Wondering what exactly to post on your social media channels? Content can come in many formats such as articles, photos, infographics, blog posts, event listings, videos, tweets, re-tweets, informational web pages, surveys/questionnaires, contests and more. Start by thinking of your goals and target audience, and let these two things drive the content. Here are some items to consider in light of your goals:
- How can the content you create help reach your overall goals?
- What is your audience most interested in?
- What is the most useful to them?
- What can you offer that is unique to your audience?
What Do People Want to Read?
Some of the top posts for SJSU’s Facebook page have been stories connecting current events with things happening at SJSU. Pieces that highlight faculty or student accomplishments and photos of the week centered on student activities and campus life have also done quite well. In fact, a post with a photo consistently gets more traction than those without.
When sharing content keep the length short, professional and easy to understand. You only have a few seconds of someone's attention so make your post good. Pay close attention to the types of content your audience responds to and shares, and what doesn’t capture their interest.
Here are a few guidelines for creating content:
- Make your content shareable by adding a “share this” button to your site.
- Be concise. You only have a few moments of your audience’s attention.
- Use a professional but conversational tone.
- Shorten links using bit.ly. This service also tracks the number of clicks.
- Facebook posts should be about three sentences or less.
- Video should be two to three minutes long.
- Keep photo albums to about 10 to 15 shots. Photos should be of good quality (leave out dark or blurry photos). People like to see faces and other people doing things.
- Twitter posts are 140 characters are less. Use links for more information.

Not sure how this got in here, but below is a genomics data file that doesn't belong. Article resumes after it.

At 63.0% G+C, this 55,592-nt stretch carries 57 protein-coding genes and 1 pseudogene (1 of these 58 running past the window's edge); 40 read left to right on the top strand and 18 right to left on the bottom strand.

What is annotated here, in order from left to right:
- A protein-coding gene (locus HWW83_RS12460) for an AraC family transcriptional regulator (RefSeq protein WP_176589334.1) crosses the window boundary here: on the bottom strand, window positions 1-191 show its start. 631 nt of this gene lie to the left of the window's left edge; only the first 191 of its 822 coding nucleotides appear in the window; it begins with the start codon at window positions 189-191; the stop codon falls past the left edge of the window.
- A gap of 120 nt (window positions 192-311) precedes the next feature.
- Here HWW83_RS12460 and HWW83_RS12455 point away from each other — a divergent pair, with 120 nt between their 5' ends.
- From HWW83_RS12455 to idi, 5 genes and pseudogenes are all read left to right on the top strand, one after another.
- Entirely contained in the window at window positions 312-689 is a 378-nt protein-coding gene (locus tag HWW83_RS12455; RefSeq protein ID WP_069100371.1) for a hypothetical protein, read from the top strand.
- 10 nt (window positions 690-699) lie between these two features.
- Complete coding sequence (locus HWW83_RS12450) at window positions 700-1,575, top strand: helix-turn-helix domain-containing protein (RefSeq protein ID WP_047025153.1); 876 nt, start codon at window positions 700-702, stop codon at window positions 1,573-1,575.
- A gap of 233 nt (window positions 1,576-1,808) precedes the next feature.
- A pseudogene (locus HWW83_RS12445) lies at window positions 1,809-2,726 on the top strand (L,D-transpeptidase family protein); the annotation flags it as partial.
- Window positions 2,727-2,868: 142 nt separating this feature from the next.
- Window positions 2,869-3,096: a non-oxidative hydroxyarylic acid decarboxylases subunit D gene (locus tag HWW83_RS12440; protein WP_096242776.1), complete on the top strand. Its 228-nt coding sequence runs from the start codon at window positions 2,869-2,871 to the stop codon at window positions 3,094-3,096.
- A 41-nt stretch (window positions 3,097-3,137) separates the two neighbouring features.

- Before re-tweeting or sharing something, click on the link being shared and carefully look at the content.
Make a Schedule
The likelihood that you will consistently post content and keep your page updated increases if you create a schedule. Here’s an example of a monthly content calendaryou can fill in for publishing content. Remember that you can create content or share great content created by others online or within your community.
Listening and Engaging
Monitoring your community provides the opportunity to highlight positive comments and stories people tell about SJSU. If possible, identify and leverage consistently positive people (also known as brand ambassadors). Thoughtfully collaborating with them as part of your social media strategy can bring a new source of ideas, content and resources.
Don’t panic when someone leaves a negative comment. As the community manager, it is your job to decide if this comment is just an opinion, a valid concern to address or if the comment violates the posting guidelines you have outlined for the community. You can see SJSU’s Facebook posting guidelines for an example.
If someone posts something negative or inappropriate you have a few options:
- Reply with a solution or factual information in a courteous way. This is particularly important when someone had a bad customer service experience. Apologizing on behalf of SJSU and offering a solution has the potential to change someone’s experience dramatically.
- Leave the comment alone if it is just an opinion.
- Wait a day or two to see if your community responds to the post.
- When someone uses profanity or offensive language, you can contact them directly in
a one-on-one message asking them to repost their comment without the offending language.
Explain why the material is being deleted. Here’s an example of how Public Affairs
responded to a comment that had some validity but also contained profanity:
Hi, This is Teresa over in Public Affairs. Can you please repost your message without the profanity? I completely understand your frustration and I am sorry your housing experience has been so difficult. I'm doing my best to pass along messages we receive from students. I appreciate yourself and other members that can find ways to express their frustrations in respectful ways. I hope things get easier in the near future. Thanks, Teresa
- Delete the comment if it is completely inappropriate.
If the person continues to repost inappropriate comments despite warnings, you may choose to block them.
Take a look at “5 ways to manage negative online comments” by Gini Dietrich on Ragan.com for more tips.